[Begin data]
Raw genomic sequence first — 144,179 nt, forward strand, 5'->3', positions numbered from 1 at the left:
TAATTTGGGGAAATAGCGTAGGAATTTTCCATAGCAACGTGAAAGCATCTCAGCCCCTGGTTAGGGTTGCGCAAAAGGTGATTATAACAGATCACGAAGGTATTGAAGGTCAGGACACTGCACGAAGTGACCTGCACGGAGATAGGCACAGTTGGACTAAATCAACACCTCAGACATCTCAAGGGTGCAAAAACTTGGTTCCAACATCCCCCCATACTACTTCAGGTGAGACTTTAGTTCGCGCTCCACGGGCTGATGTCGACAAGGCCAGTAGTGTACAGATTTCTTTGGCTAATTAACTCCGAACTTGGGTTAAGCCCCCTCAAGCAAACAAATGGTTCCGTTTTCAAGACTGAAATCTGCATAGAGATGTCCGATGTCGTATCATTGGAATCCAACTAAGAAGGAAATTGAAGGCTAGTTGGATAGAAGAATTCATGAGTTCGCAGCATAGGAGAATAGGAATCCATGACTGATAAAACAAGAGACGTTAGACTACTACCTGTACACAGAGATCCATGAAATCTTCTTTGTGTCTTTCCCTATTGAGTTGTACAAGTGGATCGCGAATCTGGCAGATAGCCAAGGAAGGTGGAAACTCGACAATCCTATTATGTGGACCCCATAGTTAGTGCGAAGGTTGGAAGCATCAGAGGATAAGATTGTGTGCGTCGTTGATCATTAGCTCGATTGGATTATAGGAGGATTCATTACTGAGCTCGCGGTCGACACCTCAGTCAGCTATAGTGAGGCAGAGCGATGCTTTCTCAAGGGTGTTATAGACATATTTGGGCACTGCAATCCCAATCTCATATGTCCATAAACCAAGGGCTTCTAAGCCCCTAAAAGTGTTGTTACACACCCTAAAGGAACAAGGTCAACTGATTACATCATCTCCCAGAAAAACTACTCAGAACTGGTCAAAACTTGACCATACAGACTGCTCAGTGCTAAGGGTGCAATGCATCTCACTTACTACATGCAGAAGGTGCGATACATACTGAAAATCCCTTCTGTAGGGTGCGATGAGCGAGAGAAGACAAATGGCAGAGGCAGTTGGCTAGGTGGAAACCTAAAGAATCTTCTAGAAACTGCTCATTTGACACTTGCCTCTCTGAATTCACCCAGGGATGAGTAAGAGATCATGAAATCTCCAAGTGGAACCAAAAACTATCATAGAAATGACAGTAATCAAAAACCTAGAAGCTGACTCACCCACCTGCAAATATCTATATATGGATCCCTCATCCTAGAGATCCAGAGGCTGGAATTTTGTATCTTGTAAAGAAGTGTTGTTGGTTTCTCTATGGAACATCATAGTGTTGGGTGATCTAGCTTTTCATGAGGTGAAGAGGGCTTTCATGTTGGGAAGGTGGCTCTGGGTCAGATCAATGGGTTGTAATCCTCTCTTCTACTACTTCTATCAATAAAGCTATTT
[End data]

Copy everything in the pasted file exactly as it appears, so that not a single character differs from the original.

Raw genomic sequence first — 144,179 nt, forward strand, 5'->3', positions numbered from 1 at the left:
TAATTTGGGGAAATAGCGTAGGAATTTTCCATAGCAACGTGAAAGCATCTCAGCCCCTGGTTAGGGTTGCGCAAAAGGTGATTATAACAGATCACGAAGGTATTGAAGGTCAGGACACTGCACGAAGTGACCTGCACGGAGATAGGCACAGTTGGACTAAATCAACACCTCAGACATCTCAAGGGTGCAAAAACTTGGTTCCAACATCCCCCCATACTACTTCAGGTGAGACTTTAGTTCGCGCTCCACGGGCTGATGTCGACAAGGCCAGTAGTGTACAGATTTCTTTGGCTAATTAACTCCGAACTTGGGTTAAGCCCCCTCAAGCAAACAAATGGTTCCGTTTTCAAGACTGAAATCTGCATAGAGATGTCCGATGTCGTATCATTGGAATCCAACTAAGAAGGAAATTGAAGGCTAGTTGGATAGAAGAATTCATGAGTTCGCAGCATAGGAGAATAGGAATCCATGACTGATAAAACAAGAGACGTTAGACTACTACCTGTACACAGAGATCCATGAAATCTTCTTTGTGTCTTTCCCTATTGAGTTGTACAAGTGGATCGCGAATCTGGCAGATAGCCAAGGAAGGTGGAAACTCGACAATCCTATTATGTGGACCCCATAGTTAGTGCGAAGGTTGGAAGCATCAGAGGATAAGATTGTGTGCGTCGTTGATCATTAGCTCGATTGGATTATAGGAGGATTCATTACTGAGCTCGCGGTCGACACCTCAGTCAGCTATAGTGAGGCAGAGCGATGCTTTCTCAAGGGTGTTATAGACATATTTGGGCACTGCAATCCCAATCTCATATGTCCATAAACCAAGGGCTTCTAAGCCCCTAAAAGTGTTGTTACACACCCTAAAGGAACAAGGTCAACTGATTACATCATCTCCCAGAAAAACTACTCAGAACTGGTCAAAACTTGACCATACAGACTGCTCAGTGCTAAGGGTGCAATGCATCTCACTTACTACATGCAGAAGGTGCGATACATACTGAAAATCCCTTCTGTAGGGTGCGATGAGCGAGAGAAGACAAATGGCAGAGGCAGTTGGCTAGGTGGAAACCTAAAGAATCTTCTAGAAACTGCTCATTTGACACTTGCCTCTCTGAATTCACCCAGGGATGAGTAAGAGATCATGAAATCTCCAAGTGGAACCAAAAACTATCATAGAAATGACAGTAATCAAAAACCTAGAAGCTGACTCACCCACCTGCAAATATCTATATATGGATCCCTCATCCTAGAGATCCAGAGGCTGGAATTTTGTATCTTGTAAAGAAGTGTTGTTGGTTTCTCTATGGAACATCATAGTGTTGGGTGATCTAGCTTTTCATGAGGTGAAGAGGGCTTTCATGTTGGGAAGGTGGCTCTGGGTCAGATCAATGGGTTGTAATCCTCTCTTCTACTACTTCTATCAATAAAGCTATTT